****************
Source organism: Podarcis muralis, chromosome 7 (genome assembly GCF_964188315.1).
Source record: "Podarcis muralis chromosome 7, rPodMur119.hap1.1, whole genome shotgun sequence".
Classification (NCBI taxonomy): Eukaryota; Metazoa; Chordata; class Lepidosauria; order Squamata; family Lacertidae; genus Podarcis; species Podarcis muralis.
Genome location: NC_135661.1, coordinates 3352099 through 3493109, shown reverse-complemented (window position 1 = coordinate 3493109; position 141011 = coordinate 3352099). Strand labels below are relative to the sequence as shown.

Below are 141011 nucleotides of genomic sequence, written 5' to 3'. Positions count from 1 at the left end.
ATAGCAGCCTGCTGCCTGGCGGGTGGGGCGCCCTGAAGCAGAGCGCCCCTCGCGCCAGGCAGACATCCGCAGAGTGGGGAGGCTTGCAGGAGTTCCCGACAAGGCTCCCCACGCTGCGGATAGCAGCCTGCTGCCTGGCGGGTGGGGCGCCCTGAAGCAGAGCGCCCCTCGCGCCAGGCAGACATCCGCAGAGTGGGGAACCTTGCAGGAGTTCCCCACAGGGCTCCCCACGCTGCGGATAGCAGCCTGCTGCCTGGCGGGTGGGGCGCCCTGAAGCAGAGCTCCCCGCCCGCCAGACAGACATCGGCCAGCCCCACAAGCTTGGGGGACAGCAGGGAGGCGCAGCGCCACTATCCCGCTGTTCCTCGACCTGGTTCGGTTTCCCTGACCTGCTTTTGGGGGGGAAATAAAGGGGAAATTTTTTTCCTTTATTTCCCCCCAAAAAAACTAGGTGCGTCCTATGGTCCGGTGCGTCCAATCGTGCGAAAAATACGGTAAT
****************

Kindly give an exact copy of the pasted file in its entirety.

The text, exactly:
Source organism: Podarcis muralis, chromosome 7 (genome assembly GCF_964188315.1).
Source record: "Podarcis muralis chromosome 7, rPodMur119.hap1.1, whole genome shotgun sequence".
Classification (NCBI taxonomy): Eukaryota; Metazoa; Chordata; class Lepidosauria; order Squamata; family Lacertidae; genus Podarcis; species Podarcis muralis.
Genome location: NC_135661.1, coordinates 3352099 through 3493109, shown reverse-complemented (window position 1 = coordinate 3493109; position 141011 = coordinate 3352099). Strand labels below are relative to the sequence as shown.

Below are 141011 nucleotides of genomic sequence, written 5' to 3'. Positions count from 1 at the left end.
ATAGCAGCCTGCTGCCTGGCGGGTGGGGCGCCCTGAAGCAGAGCGCCCCTCGCGCCAGGCAGACATCCGCAGAGTGGGGAGGCTTGCAGGAGTTCCCGACAAGGCTCCCCACGCTGCGGATAGCAGCCTGCTGCCTGGCGGGTGGGGCGCCCTGAAGCAGAGCGCCCCTCGCGCCAGGCAGACATCCGCAGAGTGGGGAACCTTGCAGGAGTTCCCCACAGGGCTCCCCACGCTGCGGATAGCAGCCTGCTGCCTGGCGGGTGGGGCGCCCTGAAGCAGAGCTCCCCGCCCGCCAGACAGACATCGGCCAGCCCCACAAGCTTGGGGGACAGCAGGGAGGCGCAGCGCCACTATCCCGCTGTTCCTCGACCTGGTTCGGTTTCCCTGACCTGCTTTTGGGGGGGAAATAAAGGGGAAATTTTTTTCCTTTATTTCCCCCCAAAAAAACTAGGTGCGTCCTATGGTCCGGTGCGTCCAATCGTGCGAAAAATACGGTAAT